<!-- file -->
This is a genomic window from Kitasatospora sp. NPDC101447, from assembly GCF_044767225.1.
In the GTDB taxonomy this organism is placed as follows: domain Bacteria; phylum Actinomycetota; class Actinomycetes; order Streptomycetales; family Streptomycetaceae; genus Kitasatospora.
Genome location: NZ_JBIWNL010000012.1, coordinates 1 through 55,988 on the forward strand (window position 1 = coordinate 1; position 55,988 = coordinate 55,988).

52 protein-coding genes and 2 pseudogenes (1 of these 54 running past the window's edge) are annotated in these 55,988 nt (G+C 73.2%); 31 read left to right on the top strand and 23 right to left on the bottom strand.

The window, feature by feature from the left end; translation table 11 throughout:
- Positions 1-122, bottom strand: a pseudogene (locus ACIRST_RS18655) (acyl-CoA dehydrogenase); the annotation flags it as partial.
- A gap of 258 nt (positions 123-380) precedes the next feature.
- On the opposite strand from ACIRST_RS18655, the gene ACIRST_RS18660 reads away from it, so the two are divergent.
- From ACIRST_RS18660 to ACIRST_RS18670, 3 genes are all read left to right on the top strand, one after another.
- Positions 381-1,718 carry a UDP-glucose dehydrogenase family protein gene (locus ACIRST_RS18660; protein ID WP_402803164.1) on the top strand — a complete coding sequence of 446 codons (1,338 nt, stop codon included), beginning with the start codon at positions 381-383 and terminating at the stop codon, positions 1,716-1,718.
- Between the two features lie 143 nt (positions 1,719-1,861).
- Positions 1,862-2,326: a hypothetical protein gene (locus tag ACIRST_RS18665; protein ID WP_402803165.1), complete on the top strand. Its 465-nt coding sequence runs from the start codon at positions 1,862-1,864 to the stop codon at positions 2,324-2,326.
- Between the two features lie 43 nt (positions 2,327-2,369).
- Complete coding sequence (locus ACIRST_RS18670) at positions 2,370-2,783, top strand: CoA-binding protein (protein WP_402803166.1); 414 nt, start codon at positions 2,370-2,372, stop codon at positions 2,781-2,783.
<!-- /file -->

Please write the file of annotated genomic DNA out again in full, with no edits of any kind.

This is a genomic window from Kitasatospora sp. NPDC101447, from assembly GCF_044767225.1.
In the GTDB taxonomy this organism is placed as follows: domain Bacteria; phylum Actinomycetota; class Actinomycetes; order Streptomycetales; family Streptomycetaceae; genus Kitasatospora.
Genome location: NZ_JBIWNL010000012.1, coordinates 1 through 55,988 on the forward strand (window position 1 = coordinate 1; position 55,988 = coordinate 55,988).

52 protein-coding genes and 2 pseudogenes (1 of these 54 running past the window's edge) are annotated in these 55,988 nt (G+C 73.2%); 31 read left to right on the top strand and 23 right to left on the bottom strand.

The window, feature by feature from the left end; translation table 11 throughout:
- Positions 1-122, bottom strand: a pseudogene (locus ACIRST_RS18655) (acyl-CoA dehydrogenase); the annotation flags it as partial.
- A gap of 258 nt (positions 123-380) precedes the next feature.
- On the opposite strand from ACIRST_RS18655, the gene ACIRST_RS18660 reads away from it, so the two are divergent.
- From ACIRST_RS18660 to ACIRST_RS18670, 3 genes are all read left to right on the top strand, one after another.
- Positions 381-1,718 carry a UDP-glucose dehydrogenase family protein gene (locus ACIRST_RS18660; protein ID WP_402803164.1) on the top strand — a complete coding sequence of 446 codons (1,338 nt, stop codon included), beginning with the start codon at positions 381-383 and terminating at the stop codon, positions 1,716-1,718.
- Between the two features lie 143 nt (positions 1,719-1,861).
- Positions 1,862-2,326: a hypothetical protein gene (locus tag ACIRST_RS18665; protein ID WP_402803165.1), complete on the top strand. Its 465-nt coding sequence runs from the start codon at positions 1,862-1,864 to the stop codon at positions 2,324-2,326.
- Between the two features lie 43 nt (positions 2,327-2,369).
- Complete coding sequence (locus ACIRST_RS18670) at positions 2,370-2,783, top strand: CoA-binding protein (protein WP_402803166.1); 414 nt, start codon at positions 2,370-2,372, stop codon at positions 2,781-2,783.